Really, think about it: while we are typically appalled by "sweatshop-like conditions" and "cities built for manufacturing iPhones" that are found in places like China, Vietnam, etc, what happens to them when they go from shitty job to no job? What happens when those sweatshops are the only steady means of income powering the backbone of a country? As terrible as we think it is, most capitalists are correct in that one hippie screaming "exploitation of the masses" is another entrepreneur screaming "economic opportunity". The reason our iPhones and our Hollister shirts and our bananas are so cheap is they rely on equally cheap labor from the developing world. Regardless, that's money going to developing regions of the world, which is globalism, which wouldn't be happening if Americans didn't expect tropical fruit all year 'round.

So what happens? More revolutions in the third world, powered by the need to keep the jobs that robots begin to take away? What will our response be when the over-a-million Foxconn employees that we're trying so desperately to free (because we're so worried about them) start rioting when they're laid off after Apple decides it's easier to spend its hundred billion dollars in excess cash on robotic iPhone-building factories? Is it possible that China, which has a lot of economic growth currently because they're making so many things for America, devote some of its cyber-military to sabotaging such automation-takeover plans? Are they already?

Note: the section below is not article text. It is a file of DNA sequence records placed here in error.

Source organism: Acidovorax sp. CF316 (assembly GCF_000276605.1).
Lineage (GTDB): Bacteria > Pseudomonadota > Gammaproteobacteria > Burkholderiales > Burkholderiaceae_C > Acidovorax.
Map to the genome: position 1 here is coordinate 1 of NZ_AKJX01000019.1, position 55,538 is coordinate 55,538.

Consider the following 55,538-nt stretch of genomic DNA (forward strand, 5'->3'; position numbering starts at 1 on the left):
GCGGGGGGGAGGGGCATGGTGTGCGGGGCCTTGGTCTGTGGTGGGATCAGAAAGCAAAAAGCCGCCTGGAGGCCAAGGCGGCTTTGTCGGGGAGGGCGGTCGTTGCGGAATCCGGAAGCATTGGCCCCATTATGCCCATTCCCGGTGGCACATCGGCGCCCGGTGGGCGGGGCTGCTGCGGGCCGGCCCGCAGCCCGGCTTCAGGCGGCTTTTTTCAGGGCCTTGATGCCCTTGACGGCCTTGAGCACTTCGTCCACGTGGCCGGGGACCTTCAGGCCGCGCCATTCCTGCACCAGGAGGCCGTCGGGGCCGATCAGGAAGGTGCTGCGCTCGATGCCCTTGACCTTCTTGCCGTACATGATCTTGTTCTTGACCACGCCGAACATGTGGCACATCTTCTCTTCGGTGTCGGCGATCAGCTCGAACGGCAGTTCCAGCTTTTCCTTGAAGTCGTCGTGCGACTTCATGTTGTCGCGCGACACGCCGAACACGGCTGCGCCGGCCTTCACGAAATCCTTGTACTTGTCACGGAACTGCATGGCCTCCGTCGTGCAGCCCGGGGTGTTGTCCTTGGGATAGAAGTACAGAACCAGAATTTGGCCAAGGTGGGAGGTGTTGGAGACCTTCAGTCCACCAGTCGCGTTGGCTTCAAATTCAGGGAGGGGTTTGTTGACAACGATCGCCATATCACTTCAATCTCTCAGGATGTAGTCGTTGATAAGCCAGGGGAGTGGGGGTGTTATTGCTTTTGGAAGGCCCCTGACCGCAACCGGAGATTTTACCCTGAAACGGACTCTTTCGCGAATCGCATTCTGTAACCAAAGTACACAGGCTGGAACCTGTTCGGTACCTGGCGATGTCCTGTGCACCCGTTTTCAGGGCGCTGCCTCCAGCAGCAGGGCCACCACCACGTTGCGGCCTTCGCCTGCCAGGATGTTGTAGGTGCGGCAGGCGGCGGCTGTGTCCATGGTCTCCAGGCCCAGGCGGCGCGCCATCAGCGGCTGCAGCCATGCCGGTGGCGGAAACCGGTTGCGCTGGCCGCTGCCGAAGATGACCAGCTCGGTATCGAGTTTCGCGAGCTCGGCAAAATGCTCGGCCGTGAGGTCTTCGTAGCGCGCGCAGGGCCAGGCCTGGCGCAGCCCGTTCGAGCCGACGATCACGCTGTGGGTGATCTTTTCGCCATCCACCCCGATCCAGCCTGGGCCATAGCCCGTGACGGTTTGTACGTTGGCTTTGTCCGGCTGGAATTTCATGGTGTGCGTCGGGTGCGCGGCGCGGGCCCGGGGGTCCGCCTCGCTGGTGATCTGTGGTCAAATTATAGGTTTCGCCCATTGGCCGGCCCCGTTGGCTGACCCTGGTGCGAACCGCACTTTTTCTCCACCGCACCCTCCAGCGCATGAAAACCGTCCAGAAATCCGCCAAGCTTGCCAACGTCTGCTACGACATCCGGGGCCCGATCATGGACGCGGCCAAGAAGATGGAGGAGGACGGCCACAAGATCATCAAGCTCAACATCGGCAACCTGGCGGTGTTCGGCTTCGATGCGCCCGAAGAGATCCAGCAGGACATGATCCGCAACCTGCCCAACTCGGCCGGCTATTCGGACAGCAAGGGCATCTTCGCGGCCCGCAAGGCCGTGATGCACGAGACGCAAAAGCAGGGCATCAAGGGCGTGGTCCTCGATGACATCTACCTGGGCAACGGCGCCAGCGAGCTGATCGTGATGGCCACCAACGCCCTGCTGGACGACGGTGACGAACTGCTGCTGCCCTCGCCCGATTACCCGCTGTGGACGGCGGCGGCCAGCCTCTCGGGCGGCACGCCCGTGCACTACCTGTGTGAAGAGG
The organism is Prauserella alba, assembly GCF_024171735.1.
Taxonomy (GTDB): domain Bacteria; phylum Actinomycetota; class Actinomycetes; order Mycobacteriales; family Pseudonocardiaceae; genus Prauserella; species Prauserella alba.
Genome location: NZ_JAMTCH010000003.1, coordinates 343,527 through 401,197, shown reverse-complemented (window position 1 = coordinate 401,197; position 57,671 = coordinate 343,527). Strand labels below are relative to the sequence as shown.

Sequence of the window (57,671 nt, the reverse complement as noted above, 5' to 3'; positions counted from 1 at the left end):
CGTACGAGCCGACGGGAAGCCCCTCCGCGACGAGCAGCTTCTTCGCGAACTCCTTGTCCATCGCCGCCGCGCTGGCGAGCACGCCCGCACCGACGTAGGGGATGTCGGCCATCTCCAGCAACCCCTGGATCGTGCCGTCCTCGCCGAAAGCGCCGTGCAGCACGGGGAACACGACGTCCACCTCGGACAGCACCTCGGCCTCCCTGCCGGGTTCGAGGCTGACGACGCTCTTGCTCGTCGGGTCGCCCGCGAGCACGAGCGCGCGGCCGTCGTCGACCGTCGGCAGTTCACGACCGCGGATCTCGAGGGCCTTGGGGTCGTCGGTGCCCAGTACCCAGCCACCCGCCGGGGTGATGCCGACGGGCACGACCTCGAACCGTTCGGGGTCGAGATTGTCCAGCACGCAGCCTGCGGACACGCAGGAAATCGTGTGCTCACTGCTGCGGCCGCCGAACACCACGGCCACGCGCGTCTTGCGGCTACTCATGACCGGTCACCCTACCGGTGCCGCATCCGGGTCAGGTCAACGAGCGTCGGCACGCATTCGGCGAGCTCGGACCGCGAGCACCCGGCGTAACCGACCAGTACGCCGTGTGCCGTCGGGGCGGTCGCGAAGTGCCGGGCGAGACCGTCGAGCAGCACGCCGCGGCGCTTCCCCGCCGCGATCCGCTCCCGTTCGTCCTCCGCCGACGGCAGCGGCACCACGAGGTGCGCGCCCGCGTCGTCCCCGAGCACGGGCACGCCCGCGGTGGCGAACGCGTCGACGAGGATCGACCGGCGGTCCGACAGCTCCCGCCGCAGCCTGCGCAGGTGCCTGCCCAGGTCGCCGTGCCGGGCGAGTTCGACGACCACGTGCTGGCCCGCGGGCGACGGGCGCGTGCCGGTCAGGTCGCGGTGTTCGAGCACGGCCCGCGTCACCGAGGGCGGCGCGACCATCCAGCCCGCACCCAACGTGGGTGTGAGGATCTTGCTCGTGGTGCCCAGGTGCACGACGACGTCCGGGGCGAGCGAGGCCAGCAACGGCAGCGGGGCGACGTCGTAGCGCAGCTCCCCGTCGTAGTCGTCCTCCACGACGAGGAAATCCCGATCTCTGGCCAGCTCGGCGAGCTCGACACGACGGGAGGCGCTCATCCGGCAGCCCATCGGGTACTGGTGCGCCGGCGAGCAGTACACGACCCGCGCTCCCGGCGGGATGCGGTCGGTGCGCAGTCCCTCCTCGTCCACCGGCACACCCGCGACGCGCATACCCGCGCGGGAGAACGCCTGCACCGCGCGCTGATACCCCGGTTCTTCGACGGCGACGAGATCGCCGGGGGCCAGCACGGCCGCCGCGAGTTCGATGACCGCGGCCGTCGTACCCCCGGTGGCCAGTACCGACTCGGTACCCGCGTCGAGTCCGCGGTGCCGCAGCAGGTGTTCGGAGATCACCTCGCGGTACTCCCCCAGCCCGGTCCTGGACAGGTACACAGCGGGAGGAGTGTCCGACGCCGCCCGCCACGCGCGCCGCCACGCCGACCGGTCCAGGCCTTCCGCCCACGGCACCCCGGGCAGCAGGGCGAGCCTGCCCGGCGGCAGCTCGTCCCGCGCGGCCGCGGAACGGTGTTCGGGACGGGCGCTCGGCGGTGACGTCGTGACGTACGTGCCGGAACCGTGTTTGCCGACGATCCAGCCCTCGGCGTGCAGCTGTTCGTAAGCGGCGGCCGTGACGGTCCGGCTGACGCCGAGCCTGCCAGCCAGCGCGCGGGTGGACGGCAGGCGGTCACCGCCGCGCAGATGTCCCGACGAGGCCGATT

Will we have to tell them — as we're starting to tell many college graduates in America — that the job they decided to take is oversaturated, irrelevant, obsolete? As the world shifts away from needing menial-task-workers, the competition for "idea/creative" jobs will increase. (It is already, but if you're a programmer today it's hard to stay unemployed.) This new super-white-collar space (I think it's above white collar, but maybe I'll write about that later) is a highly subjective one, and can't really be taught. You can teach the technical stuff, but today's programmer will be tomorrow's plumber — the real money is in creative problem solving. Where do you see these people working (and getting paid a lot) today? Automation, specifically in the financial market. The rich continue to get richer, and the first world gets even more orders of magnitude further away from the rest of the world.

Here's another way to frame the whole dilemma: think of the socioeconomic and philosophical distance between the One Laptop Per Child project (which aims to make technology cheap, reusable, and accessible to the developing world) and the Google Glass project (which aims to put an expensive heads-up display of your Twitter feed in everyone's vision). Think of the sociological, economic, psychological differences between the user of a OLPC computer and a Google Glass user. It's rather insane where our priorities have gone.